Yerba Buena Center Of The Arts – Valen-tiny Idea Night

Free party, and knowing the YBCA, they can make your spilled martini glass come across as the biggest artistic statement of the year. Also knowing the YBCA, they will have some really fun stuff to do for your date (or the serendipitous chance of meeting someone), like: dance party with Portland’s synth-pop trio, Lovers – an interactive cell phone game, elevator peep shows, and provocative puppetry.

Castro Theatre – Silent Film Festival Winter

Sometimes the best moments of love are when we don’t speak at all, but silently look at each

other. These films will do all the walking: three classic Charlie Chaplin Shorts, L’Argent by

Marcel L’Herbier (1920’s Paris drama) and King Vidor’s La Boheme. The heart-fluttering live music accompaniment will do all the talking.

February 13

McLaren Hall – KUSF Rock-n-Swap

More than just an opportunity to get the last minute perfect valentine gift (and treating yourself at the same time), the proceeds will be going to our fabled “radio” station. While you are there, give the staff some love with a big hug! Free for students with ID, duh.

February 14

Free Gold Watch Gallery – 200 Yards Call To Photographers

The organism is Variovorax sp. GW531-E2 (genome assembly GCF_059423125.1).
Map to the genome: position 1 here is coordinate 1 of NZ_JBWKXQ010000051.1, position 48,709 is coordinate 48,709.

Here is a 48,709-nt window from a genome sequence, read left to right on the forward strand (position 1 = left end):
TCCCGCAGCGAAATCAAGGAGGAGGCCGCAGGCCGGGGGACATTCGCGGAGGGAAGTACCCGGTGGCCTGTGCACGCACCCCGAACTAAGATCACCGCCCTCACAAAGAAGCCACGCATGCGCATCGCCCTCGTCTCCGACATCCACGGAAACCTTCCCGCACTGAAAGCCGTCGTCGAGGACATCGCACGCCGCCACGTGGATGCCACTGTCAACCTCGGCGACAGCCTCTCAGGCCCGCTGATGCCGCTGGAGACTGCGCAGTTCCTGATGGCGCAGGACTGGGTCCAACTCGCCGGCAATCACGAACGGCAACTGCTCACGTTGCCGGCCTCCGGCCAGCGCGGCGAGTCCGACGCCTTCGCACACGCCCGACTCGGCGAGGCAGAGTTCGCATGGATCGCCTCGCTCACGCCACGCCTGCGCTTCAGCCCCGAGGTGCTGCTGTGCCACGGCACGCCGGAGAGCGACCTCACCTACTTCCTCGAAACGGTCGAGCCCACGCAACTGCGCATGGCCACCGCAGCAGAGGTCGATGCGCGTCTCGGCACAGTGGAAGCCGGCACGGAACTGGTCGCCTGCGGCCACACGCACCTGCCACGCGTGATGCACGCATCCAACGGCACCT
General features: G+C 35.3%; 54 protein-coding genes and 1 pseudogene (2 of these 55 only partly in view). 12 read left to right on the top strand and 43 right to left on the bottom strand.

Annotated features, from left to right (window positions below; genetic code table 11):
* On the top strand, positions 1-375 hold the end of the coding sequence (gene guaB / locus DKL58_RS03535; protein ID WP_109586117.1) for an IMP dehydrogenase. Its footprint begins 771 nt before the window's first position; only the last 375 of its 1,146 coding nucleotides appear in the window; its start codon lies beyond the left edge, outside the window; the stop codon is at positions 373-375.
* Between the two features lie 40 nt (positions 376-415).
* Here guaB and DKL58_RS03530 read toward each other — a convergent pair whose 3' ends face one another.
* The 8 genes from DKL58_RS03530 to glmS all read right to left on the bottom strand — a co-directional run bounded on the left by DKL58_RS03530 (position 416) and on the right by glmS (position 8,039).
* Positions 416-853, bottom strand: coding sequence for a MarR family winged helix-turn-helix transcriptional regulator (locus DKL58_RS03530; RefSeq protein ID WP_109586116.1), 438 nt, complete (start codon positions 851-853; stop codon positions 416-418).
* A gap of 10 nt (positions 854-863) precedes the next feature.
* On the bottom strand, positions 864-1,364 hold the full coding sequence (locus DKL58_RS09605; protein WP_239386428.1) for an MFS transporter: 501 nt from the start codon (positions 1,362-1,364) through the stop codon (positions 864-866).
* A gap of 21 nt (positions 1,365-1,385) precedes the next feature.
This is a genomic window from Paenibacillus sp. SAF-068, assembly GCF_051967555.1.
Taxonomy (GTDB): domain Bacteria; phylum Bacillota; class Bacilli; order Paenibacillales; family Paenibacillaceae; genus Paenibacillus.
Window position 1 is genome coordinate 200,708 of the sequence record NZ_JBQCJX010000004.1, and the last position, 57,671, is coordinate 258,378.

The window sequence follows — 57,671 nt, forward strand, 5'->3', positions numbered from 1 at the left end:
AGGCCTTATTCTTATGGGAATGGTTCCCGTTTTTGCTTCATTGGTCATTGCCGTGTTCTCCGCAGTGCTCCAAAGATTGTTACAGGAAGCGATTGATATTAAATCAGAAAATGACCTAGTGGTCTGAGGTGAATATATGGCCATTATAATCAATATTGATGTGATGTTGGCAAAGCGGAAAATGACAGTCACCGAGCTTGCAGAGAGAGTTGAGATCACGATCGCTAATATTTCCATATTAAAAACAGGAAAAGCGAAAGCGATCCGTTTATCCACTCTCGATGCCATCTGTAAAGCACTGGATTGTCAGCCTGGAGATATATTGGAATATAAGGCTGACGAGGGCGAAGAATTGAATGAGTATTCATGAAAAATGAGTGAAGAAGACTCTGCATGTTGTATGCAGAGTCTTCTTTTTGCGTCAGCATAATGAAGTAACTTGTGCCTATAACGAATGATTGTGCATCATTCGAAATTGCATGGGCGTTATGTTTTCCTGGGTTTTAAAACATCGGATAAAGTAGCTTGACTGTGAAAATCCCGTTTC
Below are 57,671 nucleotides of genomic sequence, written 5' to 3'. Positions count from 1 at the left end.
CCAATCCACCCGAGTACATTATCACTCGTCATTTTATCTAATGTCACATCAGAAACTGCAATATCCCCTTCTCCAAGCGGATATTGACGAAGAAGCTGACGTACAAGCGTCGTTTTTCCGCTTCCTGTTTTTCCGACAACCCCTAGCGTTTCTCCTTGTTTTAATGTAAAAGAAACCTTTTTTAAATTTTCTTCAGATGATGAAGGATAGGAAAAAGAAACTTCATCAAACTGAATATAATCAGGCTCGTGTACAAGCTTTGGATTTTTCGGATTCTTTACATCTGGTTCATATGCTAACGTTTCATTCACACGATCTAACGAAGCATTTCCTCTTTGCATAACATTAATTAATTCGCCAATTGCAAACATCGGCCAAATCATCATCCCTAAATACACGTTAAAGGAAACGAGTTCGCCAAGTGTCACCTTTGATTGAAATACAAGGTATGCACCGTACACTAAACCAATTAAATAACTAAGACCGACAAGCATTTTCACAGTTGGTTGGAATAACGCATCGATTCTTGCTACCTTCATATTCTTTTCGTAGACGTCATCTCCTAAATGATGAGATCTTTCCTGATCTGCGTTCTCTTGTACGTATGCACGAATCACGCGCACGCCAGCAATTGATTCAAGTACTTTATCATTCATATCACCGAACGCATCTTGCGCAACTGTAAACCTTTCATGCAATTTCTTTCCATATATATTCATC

A project started by 200yards.com asks for local photographers to take pictures of the surrounding area in a particular part of the city. The exhibit will display the best photos as an ever-shifting perspective of our immortally-beloved city.

Roxie Theatre – Love Bites: 80’s Power Ballad Sing Along

Flare out your hair and strap on those crazy tights you’ve been hiding, because now is the time to not care at all. Why? Because you got no date! Air-pump your fist to the radically amorous music videos of Guns N’ Roses, Bon Jovi, REO Speedwagon, and so much more. Don’t forget your lighter to sway for those epic slow jams, and maybe a tissue pack, too.

The Everything-In-Between Calendar

February 3
Roxie Theatre – 13th Annual Independent Film Festival
Going on February 3-17. Another film season exploiting sexuality, religion, and racial identity. Check out sfindie.com for the complete listing and info of all 85 films and the 40 bands playing across the city in conjunction with SF Music Winter Festival. I am stoked for these films: We Are What We Are, The Evangelist and Offensive!

February 4